Acid/base strength?

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Acid/base strength?

Postby tonyhu » Wed Nov 27, 2019 12:14 pm

What determines the strengths of acids and bases? Is it concentration?

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Re: Acid/base strength?

Postby Veronica_Lubera_2A » Wed Nov 27, 2019 12:29 pm

Strong acids and bases will dissociate completely (acids into H3O+ and based into OH-). There are 7 main strong acids. Strong bases are comprised of Group 1 and 2 oxides/hydroxides (use the periodic table).

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Re: Acid/base strength?

Postby 805394719 » Wed Nov 27, 2019 12:43 pm

The strength of an acid or base is determined by its ability to dissociate in water. A strong acid would completely dissociate in the water, yielding a hydronium ion of the same concentration as the concentration of the acid itself. For example, HCl would dissociate completely into hydrogen and chlorine atoms, however, since the hydrogen atoms cannot be present in their free form in water, they will be picked up by water molecules, yielding hydronium ions which are H3O+. If there is 1 mole of HCl, it will completely dissociate into 1 mole of chloride and 1 mole of hydronium ions because it is a strong acid. If it was a weak acid, it would not completely dissociate, and there wouldn't be exactly 1 mole of hydronium ions, rather there would be less. The dissociation of a weak acid is incomplete and is shown by its K value. Strong acids have an almost infinite K value due to the fact that their reactant concentration which is in the denominator is almost zero as it has dissociated completely into its components. Because they have a large K value (Concentration of products/concentration of reactants), they are usually not shown. However, because weak acid have small K values, they are usually given in a question. The same goes for bases. Strong bases completely dissociate, yielding OH- ions of the same concentration as the base itself. So, the strength of an acid or a base depends on its dissociation into its components which determines the concentration of hydronium or hydroxide it will release into the solution. This dissociation can be determined looking at the electronegativities of the atoms hydrogen or hydroxide is bound to, or the bond length. For example, HF is a weaker acid than HCl because fluorine is more electronegative than chlorine and therefore it is harder for fluorine to release hydrogen into the solution than chlorine. The bond length between fluorine and hydrogen is also shorter due to the fact that fluorine has a smaller radius. Because smaller bonds are stronger than longer bonds, HF has more difficulty dissociating than HCl.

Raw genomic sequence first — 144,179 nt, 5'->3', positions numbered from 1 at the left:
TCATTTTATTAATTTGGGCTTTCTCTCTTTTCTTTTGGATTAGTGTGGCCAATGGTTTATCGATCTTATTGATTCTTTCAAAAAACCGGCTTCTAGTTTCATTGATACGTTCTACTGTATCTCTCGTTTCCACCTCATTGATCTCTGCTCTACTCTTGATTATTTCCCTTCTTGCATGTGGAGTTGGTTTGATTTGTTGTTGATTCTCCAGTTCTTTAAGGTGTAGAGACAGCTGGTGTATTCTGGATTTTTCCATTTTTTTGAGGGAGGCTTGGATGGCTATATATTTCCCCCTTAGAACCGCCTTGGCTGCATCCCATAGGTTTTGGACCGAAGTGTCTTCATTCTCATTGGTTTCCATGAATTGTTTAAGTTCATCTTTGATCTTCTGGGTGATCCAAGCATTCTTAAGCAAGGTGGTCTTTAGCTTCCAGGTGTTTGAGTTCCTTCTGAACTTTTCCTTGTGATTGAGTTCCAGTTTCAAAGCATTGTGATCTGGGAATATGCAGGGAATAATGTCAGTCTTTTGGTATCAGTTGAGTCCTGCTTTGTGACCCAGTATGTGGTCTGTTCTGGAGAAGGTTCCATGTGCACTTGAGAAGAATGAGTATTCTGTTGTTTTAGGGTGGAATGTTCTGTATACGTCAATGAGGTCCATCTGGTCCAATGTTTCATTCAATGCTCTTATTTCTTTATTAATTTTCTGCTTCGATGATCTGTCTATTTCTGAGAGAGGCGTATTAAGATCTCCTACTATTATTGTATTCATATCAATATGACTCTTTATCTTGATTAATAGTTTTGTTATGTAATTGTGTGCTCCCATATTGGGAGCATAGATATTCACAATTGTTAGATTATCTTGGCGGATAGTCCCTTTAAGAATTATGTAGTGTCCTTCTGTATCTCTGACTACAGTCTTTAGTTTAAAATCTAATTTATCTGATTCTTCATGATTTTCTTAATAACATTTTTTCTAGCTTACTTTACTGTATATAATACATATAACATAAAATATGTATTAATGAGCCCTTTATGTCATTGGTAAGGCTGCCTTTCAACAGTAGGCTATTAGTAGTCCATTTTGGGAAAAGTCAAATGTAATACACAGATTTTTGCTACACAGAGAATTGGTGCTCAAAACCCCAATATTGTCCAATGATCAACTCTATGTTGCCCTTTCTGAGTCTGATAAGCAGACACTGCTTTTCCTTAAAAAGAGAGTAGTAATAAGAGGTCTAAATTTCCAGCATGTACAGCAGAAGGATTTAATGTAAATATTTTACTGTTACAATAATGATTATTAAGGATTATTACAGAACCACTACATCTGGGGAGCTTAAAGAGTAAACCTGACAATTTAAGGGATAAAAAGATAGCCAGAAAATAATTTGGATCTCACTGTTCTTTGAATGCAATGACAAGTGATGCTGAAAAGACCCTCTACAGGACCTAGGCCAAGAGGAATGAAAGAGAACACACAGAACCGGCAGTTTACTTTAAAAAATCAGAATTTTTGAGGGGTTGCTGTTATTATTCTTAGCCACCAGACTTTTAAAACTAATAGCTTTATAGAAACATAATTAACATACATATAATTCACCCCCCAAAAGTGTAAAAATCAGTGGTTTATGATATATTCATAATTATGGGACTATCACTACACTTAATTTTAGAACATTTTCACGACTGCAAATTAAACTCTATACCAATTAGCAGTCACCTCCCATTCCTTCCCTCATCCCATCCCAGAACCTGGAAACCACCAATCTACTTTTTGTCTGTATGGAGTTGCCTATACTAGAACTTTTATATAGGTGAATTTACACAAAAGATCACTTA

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Re: Acid/base strength?

Postby AngieGarcia_4F » Wed Nov 27, 2019 1:25 pm

A strong acid or base will completely dissociate in water, leading to a higher concentration of [H+] or [OH-] in the solution which contributes to a more extreme pH or pOH.

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Re: Acid/base strength?

Postby Laura WM 3I » Wed Nov 27, 2019 1:55 pm

Weak acids and bases will incompletely dissociate/ionize. To represent this in a chemical reaction, you would write an equilibrium equation and use the concentrations of reactants and products to determine what percent ionized. equilibrium constant (K) = [products]/[reactants]

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